Why do both humans and monkeys from different regions differ anatomically and physiologically? Why do we find more monkey species and human cultures in the tropics than outside of the tropics? Why did California have many more Native American cultures than Illinois? Can what we know of monkeys answer this question? If distant islands are more difficult to get to, why do we not find fewer monkey species or human cultures on more distant islands? Are humans merely monkeys?
Since Charles Darwin’s 1859 publication of On the Origins of the Species, questions of distribution have fascinated scientists and anthropologists alike. Dr. Alexander Harcourt, Emeritus Professor of Anthropology at the University of California at Davis, discusses the principles underlying the distribution, abundance, and appearance of animals which can also explain human biological diversity, global distribution, and cultural variation. He sheds light on the rich and complex ways in which our anatomy, physiology, and cultural diversity vary from region to region.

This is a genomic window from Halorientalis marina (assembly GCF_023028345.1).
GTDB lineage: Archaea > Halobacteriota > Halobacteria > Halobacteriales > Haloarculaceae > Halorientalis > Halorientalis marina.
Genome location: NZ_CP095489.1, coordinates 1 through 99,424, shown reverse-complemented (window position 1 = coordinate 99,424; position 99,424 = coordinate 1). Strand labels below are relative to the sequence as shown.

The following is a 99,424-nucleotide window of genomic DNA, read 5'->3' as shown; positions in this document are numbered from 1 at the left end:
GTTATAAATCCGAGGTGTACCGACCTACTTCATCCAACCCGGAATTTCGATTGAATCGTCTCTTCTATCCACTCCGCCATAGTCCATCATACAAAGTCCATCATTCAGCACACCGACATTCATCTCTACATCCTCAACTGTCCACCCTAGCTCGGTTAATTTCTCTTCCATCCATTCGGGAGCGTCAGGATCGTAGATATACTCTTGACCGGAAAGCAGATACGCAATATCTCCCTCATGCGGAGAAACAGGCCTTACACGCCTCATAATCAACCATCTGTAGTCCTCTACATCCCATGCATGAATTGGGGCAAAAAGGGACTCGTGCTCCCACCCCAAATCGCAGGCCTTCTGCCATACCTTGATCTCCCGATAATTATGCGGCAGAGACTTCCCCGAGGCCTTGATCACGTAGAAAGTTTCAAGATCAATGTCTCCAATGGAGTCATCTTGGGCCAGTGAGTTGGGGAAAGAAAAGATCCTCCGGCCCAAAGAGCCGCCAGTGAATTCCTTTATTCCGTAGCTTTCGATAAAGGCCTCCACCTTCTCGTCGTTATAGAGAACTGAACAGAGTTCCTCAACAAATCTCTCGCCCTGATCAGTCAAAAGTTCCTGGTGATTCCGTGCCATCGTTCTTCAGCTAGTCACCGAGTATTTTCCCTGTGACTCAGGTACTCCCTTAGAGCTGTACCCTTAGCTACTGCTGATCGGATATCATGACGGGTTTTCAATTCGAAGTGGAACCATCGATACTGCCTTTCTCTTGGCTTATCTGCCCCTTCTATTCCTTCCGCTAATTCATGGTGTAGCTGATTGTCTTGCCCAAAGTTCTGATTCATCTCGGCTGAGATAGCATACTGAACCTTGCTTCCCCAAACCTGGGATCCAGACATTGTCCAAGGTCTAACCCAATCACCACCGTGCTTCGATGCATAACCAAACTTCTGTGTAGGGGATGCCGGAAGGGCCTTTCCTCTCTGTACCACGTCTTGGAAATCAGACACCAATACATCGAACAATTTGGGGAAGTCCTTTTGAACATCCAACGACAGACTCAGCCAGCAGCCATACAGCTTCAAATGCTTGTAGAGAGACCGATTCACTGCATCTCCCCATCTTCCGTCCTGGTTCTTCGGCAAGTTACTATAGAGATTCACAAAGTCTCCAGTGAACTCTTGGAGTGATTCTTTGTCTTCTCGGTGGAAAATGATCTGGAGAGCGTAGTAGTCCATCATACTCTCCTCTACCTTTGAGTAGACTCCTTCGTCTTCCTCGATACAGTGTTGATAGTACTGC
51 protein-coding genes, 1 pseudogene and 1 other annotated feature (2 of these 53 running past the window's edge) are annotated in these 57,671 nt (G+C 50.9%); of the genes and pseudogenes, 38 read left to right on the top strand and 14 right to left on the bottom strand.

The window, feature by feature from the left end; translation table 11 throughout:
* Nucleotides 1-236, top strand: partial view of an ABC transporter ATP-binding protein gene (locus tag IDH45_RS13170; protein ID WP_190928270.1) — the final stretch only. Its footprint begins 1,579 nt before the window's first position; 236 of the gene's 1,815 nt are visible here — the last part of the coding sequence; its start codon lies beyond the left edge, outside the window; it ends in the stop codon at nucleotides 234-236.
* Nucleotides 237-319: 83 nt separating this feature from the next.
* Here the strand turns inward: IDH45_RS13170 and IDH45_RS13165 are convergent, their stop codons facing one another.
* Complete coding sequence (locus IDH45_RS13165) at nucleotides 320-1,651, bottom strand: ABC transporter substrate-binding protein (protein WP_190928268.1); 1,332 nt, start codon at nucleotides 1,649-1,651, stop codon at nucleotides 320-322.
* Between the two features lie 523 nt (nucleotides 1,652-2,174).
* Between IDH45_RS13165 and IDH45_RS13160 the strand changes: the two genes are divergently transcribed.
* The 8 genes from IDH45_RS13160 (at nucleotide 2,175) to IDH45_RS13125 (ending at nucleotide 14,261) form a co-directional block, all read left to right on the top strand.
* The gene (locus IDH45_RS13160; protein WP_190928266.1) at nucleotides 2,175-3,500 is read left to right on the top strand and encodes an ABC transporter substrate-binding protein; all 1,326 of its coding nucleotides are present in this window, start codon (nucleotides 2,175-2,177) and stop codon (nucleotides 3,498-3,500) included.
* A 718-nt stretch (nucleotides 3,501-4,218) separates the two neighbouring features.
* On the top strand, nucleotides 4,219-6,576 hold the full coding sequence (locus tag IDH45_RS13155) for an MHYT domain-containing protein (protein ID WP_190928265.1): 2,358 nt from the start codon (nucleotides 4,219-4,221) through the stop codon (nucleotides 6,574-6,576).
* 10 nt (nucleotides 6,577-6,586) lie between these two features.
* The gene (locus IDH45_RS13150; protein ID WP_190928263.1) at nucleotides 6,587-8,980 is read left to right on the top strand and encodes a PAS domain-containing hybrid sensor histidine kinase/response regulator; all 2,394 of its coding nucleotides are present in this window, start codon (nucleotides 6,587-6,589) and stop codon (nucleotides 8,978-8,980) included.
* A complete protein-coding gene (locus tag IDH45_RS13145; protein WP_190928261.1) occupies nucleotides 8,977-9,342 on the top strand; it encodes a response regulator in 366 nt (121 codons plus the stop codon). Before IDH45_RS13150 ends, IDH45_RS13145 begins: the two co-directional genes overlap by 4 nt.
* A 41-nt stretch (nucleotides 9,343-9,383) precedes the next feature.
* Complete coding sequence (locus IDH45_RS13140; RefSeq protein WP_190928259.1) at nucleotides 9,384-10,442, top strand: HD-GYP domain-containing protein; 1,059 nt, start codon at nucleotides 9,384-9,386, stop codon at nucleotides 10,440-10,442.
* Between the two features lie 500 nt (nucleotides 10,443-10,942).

Born in Kenya, Dr. Harcourt received degrees from the University of Cambridge in the United Kingdom. After many years studying the behavior and ecology of gorillas, Harcourt’s research moved to the evolutionary biology of reproduction and cooperation, and now his interests have turned to biogeography, including the biogeography of humans. His field research has taken him to the forests of Uganda, Rwanda, Zaire, and southeastern Nigeria.
Dr. Harcourt serves on the Scientific Executive Committee of The Leakey Foundation.